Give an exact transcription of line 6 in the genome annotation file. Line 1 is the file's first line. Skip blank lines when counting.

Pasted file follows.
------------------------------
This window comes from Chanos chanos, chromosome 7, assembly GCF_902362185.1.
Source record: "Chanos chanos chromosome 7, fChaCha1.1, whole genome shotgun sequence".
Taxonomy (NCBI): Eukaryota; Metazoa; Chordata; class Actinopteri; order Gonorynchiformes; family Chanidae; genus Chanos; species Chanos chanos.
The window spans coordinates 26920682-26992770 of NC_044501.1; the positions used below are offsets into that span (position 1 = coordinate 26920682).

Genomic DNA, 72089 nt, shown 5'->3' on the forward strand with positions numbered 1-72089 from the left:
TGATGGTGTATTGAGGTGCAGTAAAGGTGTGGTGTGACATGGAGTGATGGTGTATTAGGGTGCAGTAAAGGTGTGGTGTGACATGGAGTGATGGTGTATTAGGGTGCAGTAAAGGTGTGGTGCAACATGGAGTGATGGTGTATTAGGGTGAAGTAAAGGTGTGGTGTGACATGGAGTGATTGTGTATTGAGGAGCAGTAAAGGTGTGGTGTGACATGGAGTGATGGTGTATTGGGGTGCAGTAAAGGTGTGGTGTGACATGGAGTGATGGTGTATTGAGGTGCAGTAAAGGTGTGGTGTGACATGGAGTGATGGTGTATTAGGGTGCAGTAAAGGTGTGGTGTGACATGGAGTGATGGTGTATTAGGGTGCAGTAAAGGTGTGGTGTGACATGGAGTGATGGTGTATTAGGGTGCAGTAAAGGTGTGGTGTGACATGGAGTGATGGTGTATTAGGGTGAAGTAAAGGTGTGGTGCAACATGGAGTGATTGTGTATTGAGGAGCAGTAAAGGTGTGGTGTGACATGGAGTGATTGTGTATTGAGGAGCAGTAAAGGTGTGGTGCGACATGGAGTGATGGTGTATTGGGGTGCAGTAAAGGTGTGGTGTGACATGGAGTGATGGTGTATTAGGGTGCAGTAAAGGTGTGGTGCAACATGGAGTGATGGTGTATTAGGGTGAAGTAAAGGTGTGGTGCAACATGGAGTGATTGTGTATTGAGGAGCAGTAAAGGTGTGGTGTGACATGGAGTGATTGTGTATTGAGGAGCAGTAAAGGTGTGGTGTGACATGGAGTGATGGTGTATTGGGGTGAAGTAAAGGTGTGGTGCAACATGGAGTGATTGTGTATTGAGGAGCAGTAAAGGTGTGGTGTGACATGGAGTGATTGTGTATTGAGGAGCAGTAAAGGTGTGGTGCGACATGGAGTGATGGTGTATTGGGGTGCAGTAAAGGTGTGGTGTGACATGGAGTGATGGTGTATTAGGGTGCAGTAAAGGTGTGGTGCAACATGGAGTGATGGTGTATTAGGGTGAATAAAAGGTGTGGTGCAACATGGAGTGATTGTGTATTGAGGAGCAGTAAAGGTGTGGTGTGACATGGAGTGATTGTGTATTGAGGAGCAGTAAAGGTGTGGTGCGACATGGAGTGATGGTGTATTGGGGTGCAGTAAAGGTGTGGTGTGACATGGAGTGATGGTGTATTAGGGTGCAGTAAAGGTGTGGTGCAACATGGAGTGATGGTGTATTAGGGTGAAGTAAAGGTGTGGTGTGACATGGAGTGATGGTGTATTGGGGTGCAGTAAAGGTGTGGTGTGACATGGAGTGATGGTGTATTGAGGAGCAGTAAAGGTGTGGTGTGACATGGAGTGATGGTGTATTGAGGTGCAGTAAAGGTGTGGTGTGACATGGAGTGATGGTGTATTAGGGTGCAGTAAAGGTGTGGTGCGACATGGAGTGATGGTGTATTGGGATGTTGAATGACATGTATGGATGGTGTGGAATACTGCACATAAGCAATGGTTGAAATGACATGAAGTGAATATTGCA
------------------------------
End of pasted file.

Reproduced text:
TGATGGTGTATTGAGGTGCAGTAAAGGTGTGGTGTGACATGGAGTGATGGTGTATTAGGGTGCAGTAAAGGTGTGGTGTGACATGGAGTGATGGTGTATTAGGGTGCAGTAAAGGTGTGGTGCAACATGGAGTGATGGTGTATTAGGGTGAAGTAAAGGTGTGGTGTGACATGGAGTGATTGTGTATTGAGGAGCAGTAAAGGTGTGGTGTGACATGGAGTGATGGTGTATTGGGGTGCAGTAAAGGTGTGGTGTGACATGGAGTGATGGTGTATTGAGGTGCAGTAAAGGTGTGGTGTGACATGGAGTGATGGTGTATTAGGGTGCAGTAAAGGTGTGGTGTGACATGGAGTGATGGTGTATTAGGGTGCAGTAAAGGTGTGGTGTGACATGGAGTGATGGTGTATTAGGGTGCAGTAAAGGTGTGGTGTGACATGGAGTGATGGTGTATTAGGGTGAAGTAAAGGTGTGGTGCAACATGGAGTGATTGTGTATTGAGGAGCAGTAAAGGTGTGGTGTGACATGGAGTGATTGTGTATTGAGGAGCAGTAAAGGTGTGGTGCGACATGGAGTGATGGTGTATTGGGGTGCAGTAAAGGTGTGGTGTGACATGGAGTGATGGTGTATTAGGGTGCAGTAAAGGTGTGGTGCAACATGGAGTGATGGTGTATTAGGGTGAAGTAAAGGTGTGGTGCAACATGGAGTGATTGTGTATTGAGGAGCAGTAAAGGTGTGGTGTGACATGGAGTGATTGTGTATTGAGGAGCAGTAAAGGTGTGGTGTGACATGGAGTGATGGTGTATTGGGGTGAAGTAAAGGTGTGGTGCAACATGGAGTGATTGTGTATTGAGGAGCAGTAAAGGTGTGGTGTGACATGGAGTGATTGTGTATTGAGGAGCAGTAAAGGTGTGGTGCGACATGGAGTGATGGTGTATTGGGGTGCAGTAAAGGTGTGGTGTGACATGGAGTGATGGTGTATTAGGGTGCAGTAAAGGTGTGGTGCAACATGGAGTGATGGTGTATTAGGGTGAATAAAAGGTGTGGTGCAACATGGAGTGATTGTGTATTGAGGAGCAGTAAAGGTGTGGTGTGACATGGAGTGATTGTGTATTGAGGAGCAGTAAAGGTGTGGTGCGACATGGAGTGATGGTGTATTGGGGTGCAGTAAAGGTGTGGTGTGACATGGAGTGATGGTGTATTAGGGTGCAGTAAAGGTGTGGTGCAACATGGAGTGATGGTGTATTAGGGTGAAGTAAAGGTGTGGTGTGACATGGAGTGATGGTGTATTGGGGTGCAGTAAAGGTGTGGTGTGACATGGAGTGATGGTGTATTGAGGAGCAGTAAAGGTGTGGTGTGACATGGAGTGATGGTGTATTGAGGTGCAGTAAAGGTGTGGTGTGACATGGAGTGATGGTGTATTAGGGTGCAGTAAAGGTGTGGTGCGACATGGAGTGATGGTGTATTGGGATGTTGAATGACATGTATGGATGGTGTGGAATACTGCACATAAGCAATGGTTGAAATGACATGAAGTGAATATTGCA